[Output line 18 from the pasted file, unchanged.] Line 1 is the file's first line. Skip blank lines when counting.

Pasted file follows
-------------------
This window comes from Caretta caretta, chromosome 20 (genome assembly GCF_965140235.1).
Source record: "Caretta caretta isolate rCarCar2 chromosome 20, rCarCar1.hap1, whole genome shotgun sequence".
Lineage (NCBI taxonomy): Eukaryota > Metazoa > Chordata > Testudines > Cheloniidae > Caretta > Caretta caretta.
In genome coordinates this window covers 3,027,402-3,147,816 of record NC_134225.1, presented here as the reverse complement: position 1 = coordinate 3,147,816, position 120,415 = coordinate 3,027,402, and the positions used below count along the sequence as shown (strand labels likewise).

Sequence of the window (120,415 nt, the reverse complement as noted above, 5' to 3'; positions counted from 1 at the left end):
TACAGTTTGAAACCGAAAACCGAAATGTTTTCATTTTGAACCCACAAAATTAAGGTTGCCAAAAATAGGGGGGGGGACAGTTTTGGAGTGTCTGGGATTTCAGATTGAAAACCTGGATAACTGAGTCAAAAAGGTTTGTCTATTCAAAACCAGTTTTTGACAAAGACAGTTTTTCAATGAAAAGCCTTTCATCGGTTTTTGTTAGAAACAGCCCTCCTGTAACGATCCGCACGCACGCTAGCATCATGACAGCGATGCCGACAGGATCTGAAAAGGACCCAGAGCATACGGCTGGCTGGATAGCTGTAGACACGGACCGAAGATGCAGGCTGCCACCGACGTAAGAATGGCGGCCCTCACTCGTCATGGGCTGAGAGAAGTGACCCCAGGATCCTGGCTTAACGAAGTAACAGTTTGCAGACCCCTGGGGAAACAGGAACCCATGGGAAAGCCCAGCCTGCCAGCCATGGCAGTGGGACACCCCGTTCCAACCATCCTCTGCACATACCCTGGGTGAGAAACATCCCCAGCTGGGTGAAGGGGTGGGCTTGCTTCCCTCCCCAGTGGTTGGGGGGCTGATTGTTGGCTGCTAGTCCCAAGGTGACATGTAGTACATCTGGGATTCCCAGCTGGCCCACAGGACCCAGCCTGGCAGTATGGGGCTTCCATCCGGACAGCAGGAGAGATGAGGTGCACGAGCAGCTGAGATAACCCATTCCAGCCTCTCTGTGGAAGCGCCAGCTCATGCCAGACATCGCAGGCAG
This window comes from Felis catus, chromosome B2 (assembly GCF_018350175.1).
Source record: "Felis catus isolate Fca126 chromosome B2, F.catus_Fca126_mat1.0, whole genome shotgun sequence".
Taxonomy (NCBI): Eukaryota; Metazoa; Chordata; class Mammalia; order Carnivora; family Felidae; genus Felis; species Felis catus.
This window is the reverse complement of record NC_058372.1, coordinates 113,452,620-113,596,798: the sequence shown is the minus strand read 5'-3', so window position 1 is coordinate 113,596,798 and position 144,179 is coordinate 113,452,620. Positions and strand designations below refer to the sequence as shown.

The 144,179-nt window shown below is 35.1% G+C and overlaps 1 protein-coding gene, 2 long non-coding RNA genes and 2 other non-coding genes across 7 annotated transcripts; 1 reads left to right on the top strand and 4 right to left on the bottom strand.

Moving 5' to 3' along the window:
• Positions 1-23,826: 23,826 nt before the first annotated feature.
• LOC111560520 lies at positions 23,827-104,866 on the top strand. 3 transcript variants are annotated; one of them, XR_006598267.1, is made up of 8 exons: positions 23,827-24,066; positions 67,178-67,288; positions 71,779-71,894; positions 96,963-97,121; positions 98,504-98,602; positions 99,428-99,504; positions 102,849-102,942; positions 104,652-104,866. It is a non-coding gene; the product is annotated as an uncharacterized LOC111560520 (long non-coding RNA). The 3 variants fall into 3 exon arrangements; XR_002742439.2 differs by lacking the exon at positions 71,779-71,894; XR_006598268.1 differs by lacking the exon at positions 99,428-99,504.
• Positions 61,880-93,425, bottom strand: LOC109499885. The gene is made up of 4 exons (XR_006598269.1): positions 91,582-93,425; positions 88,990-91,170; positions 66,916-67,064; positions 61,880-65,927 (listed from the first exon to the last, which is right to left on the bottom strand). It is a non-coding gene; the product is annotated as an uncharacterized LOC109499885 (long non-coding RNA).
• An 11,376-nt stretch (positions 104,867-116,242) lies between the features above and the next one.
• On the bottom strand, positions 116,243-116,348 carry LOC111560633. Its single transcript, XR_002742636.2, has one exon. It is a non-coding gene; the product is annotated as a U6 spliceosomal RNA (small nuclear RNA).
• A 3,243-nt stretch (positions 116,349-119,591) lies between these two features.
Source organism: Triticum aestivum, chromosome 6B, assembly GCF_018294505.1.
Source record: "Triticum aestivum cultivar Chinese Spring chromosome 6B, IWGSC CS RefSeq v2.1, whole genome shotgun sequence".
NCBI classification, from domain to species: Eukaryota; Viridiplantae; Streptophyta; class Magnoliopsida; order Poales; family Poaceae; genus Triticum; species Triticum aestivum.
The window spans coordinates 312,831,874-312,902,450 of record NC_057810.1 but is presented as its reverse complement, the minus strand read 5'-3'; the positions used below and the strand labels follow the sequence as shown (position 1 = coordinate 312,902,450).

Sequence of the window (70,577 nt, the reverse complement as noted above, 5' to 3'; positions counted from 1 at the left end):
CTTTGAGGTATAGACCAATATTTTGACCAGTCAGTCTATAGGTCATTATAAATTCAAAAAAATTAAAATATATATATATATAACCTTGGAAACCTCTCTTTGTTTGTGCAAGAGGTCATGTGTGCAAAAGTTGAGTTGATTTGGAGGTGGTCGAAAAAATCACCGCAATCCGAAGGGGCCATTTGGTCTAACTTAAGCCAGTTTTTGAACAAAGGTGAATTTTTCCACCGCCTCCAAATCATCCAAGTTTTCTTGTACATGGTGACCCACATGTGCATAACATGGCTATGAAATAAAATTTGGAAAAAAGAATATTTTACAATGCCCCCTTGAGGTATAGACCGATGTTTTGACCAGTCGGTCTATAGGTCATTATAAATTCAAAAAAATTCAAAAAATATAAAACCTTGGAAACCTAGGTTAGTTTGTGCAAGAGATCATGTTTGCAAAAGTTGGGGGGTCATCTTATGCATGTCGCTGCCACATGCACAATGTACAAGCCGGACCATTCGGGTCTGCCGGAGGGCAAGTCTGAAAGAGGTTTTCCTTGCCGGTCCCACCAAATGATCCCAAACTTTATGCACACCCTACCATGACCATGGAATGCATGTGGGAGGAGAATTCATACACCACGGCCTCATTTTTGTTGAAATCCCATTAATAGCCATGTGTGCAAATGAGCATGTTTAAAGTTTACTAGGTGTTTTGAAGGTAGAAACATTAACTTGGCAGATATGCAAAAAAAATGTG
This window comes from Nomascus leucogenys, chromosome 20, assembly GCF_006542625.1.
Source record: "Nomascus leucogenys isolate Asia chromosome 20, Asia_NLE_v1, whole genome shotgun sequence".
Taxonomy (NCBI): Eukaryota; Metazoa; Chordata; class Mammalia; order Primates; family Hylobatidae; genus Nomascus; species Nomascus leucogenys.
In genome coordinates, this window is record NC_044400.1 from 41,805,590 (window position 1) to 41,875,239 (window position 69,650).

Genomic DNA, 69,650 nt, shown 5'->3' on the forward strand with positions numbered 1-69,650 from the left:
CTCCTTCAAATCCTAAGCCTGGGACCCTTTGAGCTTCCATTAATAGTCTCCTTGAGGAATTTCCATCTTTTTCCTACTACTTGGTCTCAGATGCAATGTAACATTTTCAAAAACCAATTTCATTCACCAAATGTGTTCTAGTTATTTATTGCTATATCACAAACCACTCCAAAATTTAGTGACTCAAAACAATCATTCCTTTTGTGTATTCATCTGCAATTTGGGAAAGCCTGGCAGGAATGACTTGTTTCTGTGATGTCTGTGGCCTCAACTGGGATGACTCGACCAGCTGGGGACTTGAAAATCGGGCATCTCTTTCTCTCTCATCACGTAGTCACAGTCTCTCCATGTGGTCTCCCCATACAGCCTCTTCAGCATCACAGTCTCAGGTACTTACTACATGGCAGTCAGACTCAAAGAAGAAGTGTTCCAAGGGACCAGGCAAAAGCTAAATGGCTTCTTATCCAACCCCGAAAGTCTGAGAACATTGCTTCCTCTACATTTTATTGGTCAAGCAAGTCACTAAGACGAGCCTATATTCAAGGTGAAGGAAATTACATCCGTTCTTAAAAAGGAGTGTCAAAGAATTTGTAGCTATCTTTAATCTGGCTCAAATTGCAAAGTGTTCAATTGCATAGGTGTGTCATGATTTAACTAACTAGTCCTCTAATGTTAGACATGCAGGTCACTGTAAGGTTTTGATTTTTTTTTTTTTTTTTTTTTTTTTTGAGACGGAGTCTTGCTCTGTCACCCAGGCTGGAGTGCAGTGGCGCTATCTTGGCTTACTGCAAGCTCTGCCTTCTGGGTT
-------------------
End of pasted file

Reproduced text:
• A 3,243-nt stretch (positions 116,349-119,591) lies between these two features.